Sunday, September 16, 2018

Throwing Words into the Fire

By Sr. Laura Coughlin, Sisters of Charity of Seton Hill (Perpetually Professed)
Then Aaron said to Moses, “They gave me words, I threw them into the fire, and out came this paper!”

Ex 32:24 [Revised Late-Night Standard Student Version - RLNSSV]

Right now I have a headache, my brain hurts, my eyeballs have filed a complaint with OSHA, and I’ve been talking to myself for two hours.  I like to communicate with myself out loud when proofreading a paper or trying to pull a lecture together.  Sometimes I do it to refine arguments.  Over and over and over I throw my ideas into a raging fire and some “product” comes out.  For reasons I don’t understand, my golden calf often (almost always) moos better when I’m alone than it does when I give it to others.  How it saddens me that I can only be brilliant when I’m by myself!  It’s a strange cross. 
Yet if I’ve learned anything in the last five years of graduate school, it’s that interpretation matters.  So why not imagine that if our God is a jealous God then it may be that he wants to keep my brilliance all to himself!  Or perhaps he’s teaching me not to cling tightly to marvelous arguments.  Or maybe he’s saying, “give those words to me and I’ll know where and when to plant them.” 
Tomorrow I will teach college students Augustine’s Tractate 122 – an exegesis of John’s big fish story. 
Lord, teach me how to throw my words into the fire and offer them up to you as a sacrifice which pleases.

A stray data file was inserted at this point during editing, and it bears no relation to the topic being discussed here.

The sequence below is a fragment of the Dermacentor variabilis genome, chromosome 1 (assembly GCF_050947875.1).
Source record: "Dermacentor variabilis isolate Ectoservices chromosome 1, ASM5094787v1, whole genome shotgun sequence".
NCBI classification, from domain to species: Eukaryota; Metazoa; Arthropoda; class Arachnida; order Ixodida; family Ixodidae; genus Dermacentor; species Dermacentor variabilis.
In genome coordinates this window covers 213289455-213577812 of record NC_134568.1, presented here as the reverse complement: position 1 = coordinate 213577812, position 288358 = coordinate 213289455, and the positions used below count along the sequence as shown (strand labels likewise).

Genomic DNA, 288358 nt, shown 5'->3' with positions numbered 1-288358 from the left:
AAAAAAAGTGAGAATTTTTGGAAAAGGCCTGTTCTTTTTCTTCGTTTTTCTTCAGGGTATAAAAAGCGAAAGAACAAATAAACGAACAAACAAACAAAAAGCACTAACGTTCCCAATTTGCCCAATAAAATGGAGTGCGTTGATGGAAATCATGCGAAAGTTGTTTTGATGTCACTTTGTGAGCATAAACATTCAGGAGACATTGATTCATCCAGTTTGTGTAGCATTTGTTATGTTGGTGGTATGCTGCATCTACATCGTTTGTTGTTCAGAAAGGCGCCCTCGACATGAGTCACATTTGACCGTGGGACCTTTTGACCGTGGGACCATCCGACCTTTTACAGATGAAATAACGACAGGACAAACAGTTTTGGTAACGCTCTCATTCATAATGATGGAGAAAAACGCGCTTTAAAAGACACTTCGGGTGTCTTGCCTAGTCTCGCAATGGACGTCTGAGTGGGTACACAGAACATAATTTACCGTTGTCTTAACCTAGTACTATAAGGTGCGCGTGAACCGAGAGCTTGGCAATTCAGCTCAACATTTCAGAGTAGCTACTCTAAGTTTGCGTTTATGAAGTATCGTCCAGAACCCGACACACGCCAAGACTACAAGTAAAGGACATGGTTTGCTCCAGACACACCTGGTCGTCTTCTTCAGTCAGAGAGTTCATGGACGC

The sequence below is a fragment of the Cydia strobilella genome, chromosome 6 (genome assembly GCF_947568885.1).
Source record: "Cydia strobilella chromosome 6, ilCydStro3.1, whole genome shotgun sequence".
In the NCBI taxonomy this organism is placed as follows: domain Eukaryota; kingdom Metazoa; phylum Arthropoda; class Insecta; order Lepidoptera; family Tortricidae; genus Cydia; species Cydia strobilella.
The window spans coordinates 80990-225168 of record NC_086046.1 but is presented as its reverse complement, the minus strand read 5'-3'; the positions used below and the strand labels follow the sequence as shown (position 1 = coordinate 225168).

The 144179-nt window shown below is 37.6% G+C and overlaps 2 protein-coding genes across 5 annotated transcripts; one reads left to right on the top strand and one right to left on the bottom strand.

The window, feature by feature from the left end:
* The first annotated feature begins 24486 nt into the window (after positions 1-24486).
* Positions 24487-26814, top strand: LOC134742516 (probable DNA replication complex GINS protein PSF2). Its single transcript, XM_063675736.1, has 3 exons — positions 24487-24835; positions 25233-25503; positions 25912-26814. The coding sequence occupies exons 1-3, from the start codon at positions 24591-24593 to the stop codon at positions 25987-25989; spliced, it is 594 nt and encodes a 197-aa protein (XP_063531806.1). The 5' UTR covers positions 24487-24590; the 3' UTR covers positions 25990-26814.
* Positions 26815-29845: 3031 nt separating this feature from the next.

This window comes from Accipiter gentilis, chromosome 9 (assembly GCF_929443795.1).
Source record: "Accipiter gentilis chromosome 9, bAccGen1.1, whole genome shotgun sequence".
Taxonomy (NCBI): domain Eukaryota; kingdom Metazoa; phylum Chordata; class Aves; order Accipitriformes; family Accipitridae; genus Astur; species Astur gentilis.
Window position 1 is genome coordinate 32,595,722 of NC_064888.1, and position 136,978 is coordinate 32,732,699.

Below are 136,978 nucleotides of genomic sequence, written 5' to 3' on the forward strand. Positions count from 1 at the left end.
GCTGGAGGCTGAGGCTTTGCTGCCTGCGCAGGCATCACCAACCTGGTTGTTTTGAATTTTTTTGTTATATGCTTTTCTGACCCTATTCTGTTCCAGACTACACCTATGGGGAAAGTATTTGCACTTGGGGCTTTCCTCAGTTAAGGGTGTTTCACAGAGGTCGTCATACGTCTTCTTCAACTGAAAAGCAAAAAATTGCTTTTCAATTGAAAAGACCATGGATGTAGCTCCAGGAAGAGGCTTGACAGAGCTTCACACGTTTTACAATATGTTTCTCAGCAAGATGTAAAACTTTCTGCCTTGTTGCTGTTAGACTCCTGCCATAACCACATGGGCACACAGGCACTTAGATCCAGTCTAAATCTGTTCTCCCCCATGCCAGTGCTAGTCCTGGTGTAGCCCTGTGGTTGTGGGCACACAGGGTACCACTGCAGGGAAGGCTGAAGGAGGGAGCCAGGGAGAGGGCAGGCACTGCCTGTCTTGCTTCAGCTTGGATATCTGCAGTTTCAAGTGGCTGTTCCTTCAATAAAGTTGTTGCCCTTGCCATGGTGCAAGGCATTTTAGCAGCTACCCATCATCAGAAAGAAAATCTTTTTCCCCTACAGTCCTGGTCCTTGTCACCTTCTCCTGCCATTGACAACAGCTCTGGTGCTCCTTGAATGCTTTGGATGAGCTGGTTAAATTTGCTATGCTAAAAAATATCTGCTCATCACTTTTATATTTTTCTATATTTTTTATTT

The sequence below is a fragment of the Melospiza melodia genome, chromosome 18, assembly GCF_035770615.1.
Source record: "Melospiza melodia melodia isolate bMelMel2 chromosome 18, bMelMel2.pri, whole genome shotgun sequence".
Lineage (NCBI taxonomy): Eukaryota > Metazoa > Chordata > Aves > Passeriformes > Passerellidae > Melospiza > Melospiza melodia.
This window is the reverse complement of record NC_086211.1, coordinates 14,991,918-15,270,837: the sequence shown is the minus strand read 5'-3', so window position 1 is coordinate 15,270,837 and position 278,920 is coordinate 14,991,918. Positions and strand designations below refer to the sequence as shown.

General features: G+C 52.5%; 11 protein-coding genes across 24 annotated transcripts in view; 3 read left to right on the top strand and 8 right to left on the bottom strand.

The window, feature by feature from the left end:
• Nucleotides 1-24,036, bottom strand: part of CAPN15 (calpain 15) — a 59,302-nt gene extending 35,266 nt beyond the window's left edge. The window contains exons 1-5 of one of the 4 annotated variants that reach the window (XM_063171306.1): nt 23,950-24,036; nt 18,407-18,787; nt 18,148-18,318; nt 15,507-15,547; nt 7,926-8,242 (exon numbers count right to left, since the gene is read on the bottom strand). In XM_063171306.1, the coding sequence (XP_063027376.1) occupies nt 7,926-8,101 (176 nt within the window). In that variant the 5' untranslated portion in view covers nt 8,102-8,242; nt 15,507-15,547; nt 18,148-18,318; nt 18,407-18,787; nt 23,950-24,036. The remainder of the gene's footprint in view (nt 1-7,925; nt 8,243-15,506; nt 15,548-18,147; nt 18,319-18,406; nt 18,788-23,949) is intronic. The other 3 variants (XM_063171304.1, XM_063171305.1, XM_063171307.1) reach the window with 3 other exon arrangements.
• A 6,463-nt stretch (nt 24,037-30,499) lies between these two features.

The message of the cross is…the power of God.  For it is written:

“I will destroy the wisdom of the wise,
    and the learning of the learned I will set aside.”

1 Cor 1:18-19 [NAB]

In Memoriam

As a final word, I’d like to share with the Sisters of Charity of Cincinnati my joy at having gotten to know one of your sisters, Terry Deri, over the course of this last year.  Terry passed away peacefully on Tuesday at Mount St. Joseph, the Cincinnati motherhouse.  Although having known her for only a short time, I will really miss her.  Terry was a sharp conversationalist, had a great sense of humor, and was a truly interesting woman.  She lived for a number of years in Peru and many of her favorite stories were from this exciting time in her life.  She worked as a counselor when she returned to the United States, and she had keen insights from this work into human motivations. 
Terry’s last sickness was painful and hard, but she was never without the aid of one of my own sisters, Cory, with whom Terry lived.  My recollection of Terry will hardly linger on her last illness, but on her wry smile, her sharp wit, and her insightful observations at particular points in a conversation.  Both sisters in their relationship of caring for one another, and in their extension of friendship to me in a time of hardship, have shown me firsthand how to carry a cross with joy.
Above is a picture of Terry superimposed over the thesis she presented to Loyola University in 1986.  This paper was one of Terry’s “products.”  She spoke of it occasionally as a moment of personal triumph.  As is evident in the picture, God took the ideas Terry had refined in the fire of her heart and moved them powerfully into the hearts of her examiners.  Then he moved those ideas through Terry’s life out into the world where they assisted others.  May she rest in peace forever. 

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